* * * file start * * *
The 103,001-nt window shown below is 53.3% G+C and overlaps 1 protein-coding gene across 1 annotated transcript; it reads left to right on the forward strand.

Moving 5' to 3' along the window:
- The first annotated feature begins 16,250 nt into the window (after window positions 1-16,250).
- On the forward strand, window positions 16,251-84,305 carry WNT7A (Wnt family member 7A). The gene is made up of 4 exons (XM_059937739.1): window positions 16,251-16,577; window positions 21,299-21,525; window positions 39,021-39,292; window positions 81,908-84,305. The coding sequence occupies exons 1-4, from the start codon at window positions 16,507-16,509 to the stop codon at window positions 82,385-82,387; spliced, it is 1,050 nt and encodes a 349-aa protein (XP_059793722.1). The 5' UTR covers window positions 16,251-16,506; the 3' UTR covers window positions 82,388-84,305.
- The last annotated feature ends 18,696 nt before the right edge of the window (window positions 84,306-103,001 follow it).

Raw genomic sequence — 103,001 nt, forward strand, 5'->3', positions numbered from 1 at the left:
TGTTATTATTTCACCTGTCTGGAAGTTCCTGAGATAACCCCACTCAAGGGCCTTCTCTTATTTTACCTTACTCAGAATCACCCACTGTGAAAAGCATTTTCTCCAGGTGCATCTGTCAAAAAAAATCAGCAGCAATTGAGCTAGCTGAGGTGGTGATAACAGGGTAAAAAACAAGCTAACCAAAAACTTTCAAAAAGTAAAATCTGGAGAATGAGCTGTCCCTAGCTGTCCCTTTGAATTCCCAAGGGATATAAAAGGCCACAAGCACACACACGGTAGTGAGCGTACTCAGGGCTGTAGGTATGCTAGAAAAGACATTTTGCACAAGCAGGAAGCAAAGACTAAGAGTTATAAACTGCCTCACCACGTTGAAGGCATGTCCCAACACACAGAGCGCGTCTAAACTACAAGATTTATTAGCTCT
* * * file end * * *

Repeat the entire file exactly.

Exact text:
The 103,001-nt window shown below is 53.3% G+C and overlaps 1 protein-coding gene across 1 annotated transcript; it reads left to right on the forward strand.

Moving 5' to 3' along the window:
- The first annotated feature begins 16,250 nt into the window (after window positions 1-16,250).
- On the forward strand, window positions 16,251-84,305 carry WNT7A (Wnt family member 7A). The gene is made up of 4 exons (XM_059937739.1): window positions 16,251-16,577; window positions 21,299-21,525; window positions 39,021-39,292; window positions 81,908-84,305. The coding sequence occupies exons 1-4, from the start codon at window positions 16,507-16,509 to the stop codon at window positions 82,385-82,387; spliced, it is 1,050 nt and encodes a 349-aa protein (XP_059793722.1). The 5' UTR covers window positions 16,251-16,506; the 3' UTR covers window positions 82,388-84,305.
- The last annotated feature ends 18,696 nt before the right edge of the window (window positions 84,306-103,001 follow it).

Raw genomic sequence — 103,001 nt, forward strand, 5'->3', positions numbered from 1 at the left:
TGTTATTATTTCACCTGTCTGGAAGTTCCTGAGATAACCCCACTCAAGGGCCTTCTCTTATTTTACCTTACTCAGAATCACCCACTGTGAAAAGCATTTTCTCCAGGTGCATCTGTCAAAAAAAATCAGCAGCAATTGAGCTAGCTGAGGTGGTGATAACAGGGTAAAAAACAAGCTAACCAAAAACTTTCAAAAAGTAAAATCTGGAGAATGAGCTGTCCCTAGCTGTCCCTTTGAATTCCCAAGGGATATAAAAGGCCACAAGCACACACACGGTAGTGAGCGTACTCAGGGCTGTAGGTATGCTAGAAAAGACATTTTGCACAAGCAGGAAGCAAAGACTAAGAGTTATAAACTGCCTCACCACGTTGAAGGCATGTCCCAACACACAGAGCGCGTCTAAACTACAAGATTTATTAGCTCT